Yesterday, I reviewed a screenplay that had problems. Overall the screenplay was decent, but some of the character conflicts felt contrived. The writer had gotten so wrapped up in the theme and execution of certain plot elements that she tried to re-invent the wheel and created more work for herself than was really necessary.
My notes were brutal. The characters lacked some very basic and inherent differences that would make the conflicts come naturally. Instead, those differences were built-in after the fact so the conflicts felt contrived. They felt contrived because they WERE contrived.
Stupid Example (because I'm too jacked up on black eyed peas to come up with a good one): Four people sit at a table and argue about what appetizers to order. Simple scene to stage if you already know who likes what. Difficult if you have to figure it all out at the table.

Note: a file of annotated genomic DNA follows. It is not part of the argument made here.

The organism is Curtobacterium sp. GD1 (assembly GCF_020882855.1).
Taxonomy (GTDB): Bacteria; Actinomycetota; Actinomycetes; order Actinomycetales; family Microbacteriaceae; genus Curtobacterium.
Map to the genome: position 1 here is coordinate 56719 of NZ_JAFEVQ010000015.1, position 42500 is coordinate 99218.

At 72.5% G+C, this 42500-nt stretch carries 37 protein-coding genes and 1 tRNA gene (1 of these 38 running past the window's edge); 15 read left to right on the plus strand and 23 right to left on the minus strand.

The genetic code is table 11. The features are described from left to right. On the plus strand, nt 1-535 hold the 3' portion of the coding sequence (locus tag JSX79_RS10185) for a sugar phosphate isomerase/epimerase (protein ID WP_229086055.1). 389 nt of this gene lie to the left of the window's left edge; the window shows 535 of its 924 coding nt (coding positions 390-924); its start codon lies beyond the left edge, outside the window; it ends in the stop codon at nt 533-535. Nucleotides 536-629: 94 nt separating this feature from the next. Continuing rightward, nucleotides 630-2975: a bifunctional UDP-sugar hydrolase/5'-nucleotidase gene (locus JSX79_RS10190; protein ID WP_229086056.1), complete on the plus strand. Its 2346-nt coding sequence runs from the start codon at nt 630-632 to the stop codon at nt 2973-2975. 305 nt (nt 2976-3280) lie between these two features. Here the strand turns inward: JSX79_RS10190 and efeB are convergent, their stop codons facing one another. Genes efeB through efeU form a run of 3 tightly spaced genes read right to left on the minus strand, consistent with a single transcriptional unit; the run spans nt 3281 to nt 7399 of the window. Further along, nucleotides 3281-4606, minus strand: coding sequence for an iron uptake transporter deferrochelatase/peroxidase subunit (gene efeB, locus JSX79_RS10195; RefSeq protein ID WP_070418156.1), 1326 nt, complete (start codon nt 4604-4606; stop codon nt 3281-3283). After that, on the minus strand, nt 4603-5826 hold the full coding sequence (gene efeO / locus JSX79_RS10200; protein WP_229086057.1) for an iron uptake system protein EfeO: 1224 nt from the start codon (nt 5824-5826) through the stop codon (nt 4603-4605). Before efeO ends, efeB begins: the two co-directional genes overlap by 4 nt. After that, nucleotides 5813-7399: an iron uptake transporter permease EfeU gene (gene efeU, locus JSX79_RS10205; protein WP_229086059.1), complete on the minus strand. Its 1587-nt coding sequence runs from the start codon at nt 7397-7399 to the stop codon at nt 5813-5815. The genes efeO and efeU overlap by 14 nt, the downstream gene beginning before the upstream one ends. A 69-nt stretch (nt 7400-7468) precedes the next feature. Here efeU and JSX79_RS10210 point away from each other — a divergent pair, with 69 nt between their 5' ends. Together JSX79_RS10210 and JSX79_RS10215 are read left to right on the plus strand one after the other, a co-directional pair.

AA - Character one is allergic to shellfish and hates mushrooms
BB - Character two loves shellfish and loves mushrooms
AB - Character three hates shellfish and loves mushrooms
BA - Character four loves shellfish and is allergic to mushrooms
That same character grid creates natural conflicts over more relative character issues like love interests, career goals, sexual orientation, religion, politics, and child raising.
Oh, and the author took my notes very positively. After all, the screenplay was my 2006 Nicholl Fellowship application.